One of these new hobbies is golf, which you can learn at the local driving range or go to a real course if you’re feeling up to it. Either way, it’s important to take it easy and start slow. Most ranges have automatic ball dispensers that will provide an endless supply of golf ball (of varying sizes and degrees of softness), so you can just sit there and hit away as much as you like.

A Doctor's Tips for Knee Surgery Recovery - | Gym Fit Workout

You’ll definitely want to start with the smaller sized ball and work your way up from there. Try to focus on hitting the ball straight at first, and then work your way up from there by incorporating different types of shots (hooks, slices, etc.). If you find that this is just too easy for you, they also sell plastic golf “clubs” specifically designed for people with limited mobility. These have flat edges on them so you can slide them across the ground and still propel the ball a fair distance.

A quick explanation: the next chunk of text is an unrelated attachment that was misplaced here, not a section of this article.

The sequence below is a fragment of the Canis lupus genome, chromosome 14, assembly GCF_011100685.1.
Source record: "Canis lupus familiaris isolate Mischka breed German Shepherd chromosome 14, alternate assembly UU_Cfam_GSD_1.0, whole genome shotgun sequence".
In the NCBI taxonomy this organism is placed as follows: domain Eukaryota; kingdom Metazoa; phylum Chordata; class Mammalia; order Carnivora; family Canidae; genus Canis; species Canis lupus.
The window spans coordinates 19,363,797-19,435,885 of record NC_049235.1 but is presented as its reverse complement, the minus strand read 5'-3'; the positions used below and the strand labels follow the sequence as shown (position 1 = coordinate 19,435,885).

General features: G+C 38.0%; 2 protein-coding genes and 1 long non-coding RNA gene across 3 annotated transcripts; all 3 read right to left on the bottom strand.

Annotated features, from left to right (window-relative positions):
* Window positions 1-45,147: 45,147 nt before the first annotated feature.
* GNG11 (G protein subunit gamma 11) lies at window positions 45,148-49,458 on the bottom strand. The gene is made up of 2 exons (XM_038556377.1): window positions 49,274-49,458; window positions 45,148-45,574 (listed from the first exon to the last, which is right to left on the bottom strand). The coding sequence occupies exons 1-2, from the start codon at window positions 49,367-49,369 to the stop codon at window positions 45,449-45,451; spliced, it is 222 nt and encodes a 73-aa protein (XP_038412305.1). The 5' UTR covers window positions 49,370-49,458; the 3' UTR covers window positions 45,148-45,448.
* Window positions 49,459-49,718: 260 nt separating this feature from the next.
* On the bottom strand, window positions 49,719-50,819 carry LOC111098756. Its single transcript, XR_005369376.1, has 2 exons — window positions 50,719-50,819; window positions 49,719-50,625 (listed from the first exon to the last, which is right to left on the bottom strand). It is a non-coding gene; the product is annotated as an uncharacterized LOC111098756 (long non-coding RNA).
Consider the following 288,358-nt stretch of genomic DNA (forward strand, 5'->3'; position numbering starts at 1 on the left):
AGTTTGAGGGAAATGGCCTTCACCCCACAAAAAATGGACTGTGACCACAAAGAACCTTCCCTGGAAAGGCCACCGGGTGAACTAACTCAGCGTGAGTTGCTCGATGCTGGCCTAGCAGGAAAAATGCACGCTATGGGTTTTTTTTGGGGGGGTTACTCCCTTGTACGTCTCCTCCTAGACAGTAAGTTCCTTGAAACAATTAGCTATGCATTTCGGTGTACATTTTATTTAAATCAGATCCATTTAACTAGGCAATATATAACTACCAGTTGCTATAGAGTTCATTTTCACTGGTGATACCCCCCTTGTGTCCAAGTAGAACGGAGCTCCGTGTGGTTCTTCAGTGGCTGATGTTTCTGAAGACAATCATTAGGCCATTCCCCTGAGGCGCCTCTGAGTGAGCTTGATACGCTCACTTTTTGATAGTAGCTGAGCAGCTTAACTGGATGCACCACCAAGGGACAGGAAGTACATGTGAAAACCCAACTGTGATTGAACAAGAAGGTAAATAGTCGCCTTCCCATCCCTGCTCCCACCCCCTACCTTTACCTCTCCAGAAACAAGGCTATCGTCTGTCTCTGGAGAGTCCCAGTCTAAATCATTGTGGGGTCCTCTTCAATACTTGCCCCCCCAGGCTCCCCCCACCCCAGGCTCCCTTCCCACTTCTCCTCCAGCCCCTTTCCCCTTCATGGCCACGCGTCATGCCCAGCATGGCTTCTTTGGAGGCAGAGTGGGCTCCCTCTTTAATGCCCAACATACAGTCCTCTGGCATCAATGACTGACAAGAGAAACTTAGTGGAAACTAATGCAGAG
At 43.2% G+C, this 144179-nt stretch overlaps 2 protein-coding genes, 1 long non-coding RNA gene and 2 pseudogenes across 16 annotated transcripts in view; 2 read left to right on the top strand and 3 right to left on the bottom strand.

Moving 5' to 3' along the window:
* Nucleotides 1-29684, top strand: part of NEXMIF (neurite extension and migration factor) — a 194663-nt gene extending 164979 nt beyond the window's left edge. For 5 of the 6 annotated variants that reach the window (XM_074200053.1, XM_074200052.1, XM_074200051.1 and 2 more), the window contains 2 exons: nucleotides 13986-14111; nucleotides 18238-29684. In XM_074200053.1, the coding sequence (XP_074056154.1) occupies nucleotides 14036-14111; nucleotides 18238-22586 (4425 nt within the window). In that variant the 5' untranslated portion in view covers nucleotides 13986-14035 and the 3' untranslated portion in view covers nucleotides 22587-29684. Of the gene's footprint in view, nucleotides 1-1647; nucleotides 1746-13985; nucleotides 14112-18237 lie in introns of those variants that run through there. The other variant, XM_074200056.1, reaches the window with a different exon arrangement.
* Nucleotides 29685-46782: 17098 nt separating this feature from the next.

Sources & references used in this article:

Conservative management of finger tip injuries in adults by MJ Allen – Hand, 1980 – journals.sagepub.com

The treatment of chronic acromio-clavicular dislocation by FP Dewar, TW Barrington – … of Bone and Joint Surgery …, 1965 – online.boneandjoint.org.uk

Ultrasound-guided continuous femoral nerve block for analgesia after total knee arthroplasty: catheter perpendicular to the nerve versus catheter parallel to the nerve by AZ Wang, LL Gu, QH Zhou, WZ Ni… – Regional Anesthesia & …, 2010 – rapm.bmj.com